Wednesday, August 9

Old article on word of otaku.

Anime Otaku:
Japanese Animation Fans Outside Japan

Annalee Newitz

Bad Subjects, Issue # 13, April 1994

In Japan, the term otaku is a kind of insult; it refers to a person who is so involved with a particular type of fan subculture that he or she becomes obsessed, even insane. One way otaku gets translated into English is with the somewhat derogatory term 'fanboy.'

In America, fans of Japanese animation often call themselves otaku with pride, although they are quick to point out that the term is, in fact, insulting.Otaku gets
appended to any number of fan subculture categories to indicate one's allegiance to them. For example, a motorcycle fan would be 'motorcycle otaku,' and fans of Japanese animation -- known as anime -- would refer to themselves as 'anime otaku.'

This form of self-identification among (largely American) fans of Japanese animation tells us something about what it means to consume anime outside Japan: in order to affiliate themselves with anime fan culture, American fans are calling themselves by a name the Japanese use as an insult.

The entire aticle can be seen here.

On the Edge of Spaces: Blade Runner, Ghost in the Shell , and Hong Kong's Cityscape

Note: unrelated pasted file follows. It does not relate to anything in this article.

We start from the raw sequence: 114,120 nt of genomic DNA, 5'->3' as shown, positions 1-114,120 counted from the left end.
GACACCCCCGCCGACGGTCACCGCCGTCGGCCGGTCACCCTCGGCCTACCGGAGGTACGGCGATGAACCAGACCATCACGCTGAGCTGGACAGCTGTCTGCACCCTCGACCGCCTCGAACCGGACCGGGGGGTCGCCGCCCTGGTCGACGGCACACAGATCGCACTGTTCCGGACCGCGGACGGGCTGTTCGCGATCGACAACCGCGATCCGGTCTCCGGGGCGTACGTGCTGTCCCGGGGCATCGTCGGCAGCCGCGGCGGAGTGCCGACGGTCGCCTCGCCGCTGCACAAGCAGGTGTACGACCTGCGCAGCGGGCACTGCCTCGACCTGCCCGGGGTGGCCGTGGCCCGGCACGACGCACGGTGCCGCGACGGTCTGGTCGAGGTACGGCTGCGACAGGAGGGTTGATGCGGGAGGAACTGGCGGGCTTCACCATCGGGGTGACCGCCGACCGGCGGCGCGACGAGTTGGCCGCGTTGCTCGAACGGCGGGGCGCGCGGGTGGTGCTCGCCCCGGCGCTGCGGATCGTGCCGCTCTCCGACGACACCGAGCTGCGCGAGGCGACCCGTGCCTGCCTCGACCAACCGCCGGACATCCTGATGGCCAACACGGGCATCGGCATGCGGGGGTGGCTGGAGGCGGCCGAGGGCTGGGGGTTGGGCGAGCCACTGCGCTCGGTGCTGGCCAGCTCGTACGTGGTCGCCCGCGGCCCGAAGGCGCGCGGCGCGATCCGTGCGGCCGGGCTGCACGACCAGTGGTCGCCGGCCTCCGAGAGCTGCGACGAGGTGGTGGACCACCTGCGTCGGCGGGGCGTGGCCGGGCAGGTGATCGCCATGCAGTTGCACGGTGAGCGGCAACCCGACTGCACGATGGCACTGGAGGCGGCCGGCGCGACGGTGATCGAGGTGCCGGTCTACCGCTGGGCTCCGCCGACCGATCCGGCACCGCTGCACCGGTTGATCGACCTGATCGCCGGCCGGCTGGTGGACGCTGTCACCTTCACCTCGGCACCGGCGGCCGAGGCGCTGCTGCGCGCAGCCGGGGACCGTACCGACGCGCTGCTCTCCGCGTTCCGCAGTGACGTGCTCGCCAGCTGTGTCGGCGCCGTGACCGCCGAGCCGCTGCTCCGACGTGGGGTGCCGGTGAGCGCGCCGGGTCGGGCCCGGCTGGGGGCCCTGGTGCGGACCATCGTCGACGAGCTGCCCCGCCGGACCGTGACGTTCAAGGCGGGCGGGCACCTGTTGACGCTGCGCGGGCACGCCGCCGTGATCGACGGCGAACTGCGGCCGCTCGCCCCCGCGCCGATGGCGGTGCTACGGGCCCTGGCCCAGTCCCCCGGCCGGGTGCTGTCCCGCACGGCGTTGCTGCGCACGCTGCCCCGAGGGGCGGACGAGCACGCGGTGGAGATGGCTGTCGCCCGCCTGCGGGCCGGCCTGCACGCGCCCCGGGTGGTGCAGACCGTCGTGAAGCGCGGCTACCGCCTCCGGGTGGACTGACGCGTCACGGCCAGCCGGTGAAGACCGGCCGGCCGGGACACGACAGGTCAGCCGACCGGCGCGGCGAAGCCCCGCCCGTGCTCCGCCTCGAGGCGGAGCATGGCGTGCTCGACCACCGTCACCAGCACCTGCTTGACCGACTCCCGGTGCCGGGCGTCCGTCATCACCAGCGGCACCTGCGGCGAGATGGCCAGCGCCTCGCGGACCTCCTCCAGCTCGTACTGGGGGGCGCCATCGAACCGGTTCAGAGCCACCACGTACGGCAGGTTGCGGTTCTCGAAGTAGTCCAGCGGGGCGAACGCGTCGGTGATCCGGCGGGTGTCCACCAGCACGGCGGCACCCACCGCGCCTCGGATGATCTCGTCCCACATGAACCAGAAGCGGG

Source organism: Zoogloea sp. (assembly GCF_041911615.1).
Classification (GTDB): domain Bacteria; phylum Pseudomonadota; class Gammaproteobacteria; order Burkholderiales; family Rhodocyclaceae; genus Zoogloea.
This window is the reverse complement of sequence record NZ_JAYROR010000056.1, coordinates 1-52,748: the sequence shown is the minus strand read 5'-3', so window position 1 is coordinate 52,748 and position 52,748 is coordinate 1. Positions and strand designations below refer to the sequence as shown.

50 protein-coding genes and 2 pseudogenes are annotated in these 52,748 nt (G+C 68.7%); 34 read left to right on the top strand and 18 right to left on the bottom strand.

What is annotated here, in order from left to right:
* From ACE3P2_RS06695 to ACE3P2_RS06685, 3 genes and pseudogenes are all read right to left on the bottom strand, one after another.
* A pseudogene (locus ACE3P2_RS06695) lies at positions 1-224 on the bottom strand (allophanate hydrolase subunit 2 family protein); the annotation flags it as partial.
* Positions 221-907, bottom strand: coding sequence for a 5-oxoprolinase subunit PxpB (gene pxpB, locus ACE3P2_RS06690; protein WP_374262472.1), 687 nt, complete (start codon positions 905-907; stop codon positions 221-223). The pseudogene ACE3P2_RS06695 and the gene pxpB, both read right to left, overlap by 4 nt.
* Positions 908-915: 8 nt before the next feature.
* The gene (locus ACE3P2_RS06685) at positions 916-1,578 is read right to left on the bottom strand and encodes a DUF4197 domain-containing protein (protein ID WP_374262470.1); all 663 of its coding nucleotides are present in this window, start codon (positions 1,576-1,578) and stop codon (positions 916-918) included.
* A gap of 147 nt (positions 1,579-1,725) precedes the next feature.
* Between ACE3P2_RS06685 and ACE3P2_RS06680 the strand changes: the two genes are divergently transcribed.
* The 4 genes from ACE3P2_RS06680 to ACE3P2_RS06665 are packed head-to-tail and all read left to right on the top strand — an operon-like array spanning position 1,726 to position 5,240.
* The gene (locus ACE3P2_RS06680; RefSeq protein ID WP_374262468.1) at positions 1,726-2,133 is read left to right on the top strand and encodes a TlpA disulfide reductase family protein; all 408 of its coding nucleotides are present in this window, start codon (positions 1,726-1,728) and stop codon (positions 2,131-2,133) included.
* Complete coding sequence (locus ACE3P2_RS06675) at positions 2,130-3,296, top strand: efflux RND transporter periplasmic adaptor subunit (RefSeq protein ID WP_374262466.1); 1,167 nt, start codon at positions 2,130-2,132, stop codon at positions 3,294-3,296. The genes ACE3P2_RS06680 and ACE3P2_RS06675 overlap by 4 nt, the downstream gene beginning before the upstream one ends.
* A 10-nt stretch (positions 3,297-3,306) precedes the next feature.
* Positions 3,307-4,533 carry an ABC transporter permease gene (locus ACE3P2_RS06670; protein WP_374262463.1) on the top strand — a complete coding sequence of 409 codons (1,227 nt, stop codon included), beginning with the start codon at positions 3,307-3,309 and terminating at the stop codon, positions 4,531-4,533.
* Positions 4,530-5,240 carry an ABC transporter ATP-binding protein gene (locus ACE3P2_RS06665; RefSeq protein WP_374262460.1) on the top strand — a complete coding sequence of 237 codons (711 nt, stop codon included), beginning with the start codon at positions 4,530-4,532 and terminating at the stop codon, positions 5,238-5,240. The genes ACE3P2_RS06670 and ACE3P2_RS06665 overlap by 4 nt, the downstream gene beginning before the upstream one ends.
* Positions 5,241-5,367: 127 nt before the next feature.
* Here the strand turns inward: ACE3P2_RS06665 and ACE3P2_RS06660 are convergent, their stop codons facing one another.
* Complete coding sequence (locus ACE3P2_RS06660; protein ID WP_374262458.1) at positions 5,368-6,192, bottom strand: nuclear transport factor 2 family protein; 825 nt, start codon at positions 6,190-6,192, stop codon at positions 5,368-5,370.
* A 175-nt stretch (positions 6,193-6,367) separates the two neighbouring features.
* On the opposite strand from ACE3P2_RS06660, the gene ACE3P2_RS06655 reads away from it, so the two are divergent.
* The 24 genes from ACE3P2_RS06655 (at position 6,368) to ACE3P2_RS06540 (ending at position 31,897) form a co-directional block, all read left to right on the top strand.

Sf films such as Blade Runner and Ghost in the Shell take a deep interest in the Hong Kong urbanscape at the turn of the century. With its history of dislocation, migration, and marginality in its colonial days, Hong Kong emerges as a model city for the sf genre of "future noir"; its overcrowded, disjunctive cityscape provides a perfect setting for multiculturalism in a postmodern context. This article takes readers on a guided tour of a unique shopping mall at the hub of Hong Kong urbanscape, Times Square, as an illustration of how we can read out of it an "urban secret located at the intersection" of sf and the postmodern.

The whole article can be read here

Warchowski Bros On Speed Racer, Live action adaptation

The Wachowski siblings proposed live-action adaptation of Japanese anime classic "Speed Racer" is now on the starting line awaiting the greenlight at Warner Bros. reports Production Weekly.

The production has set up shop on the Burbank lot, taking over the offices that were home to Bryan Singer's now defunct "Logan's Run" remake. The move comes two years after the film was first proposed by actor Vince Vaughn who confirmed last month he still remains committed to the project.

The film would see Vaughn play Racer X, the long-lost but protective brother of the title character who is a young driver that travels from race to race with his family.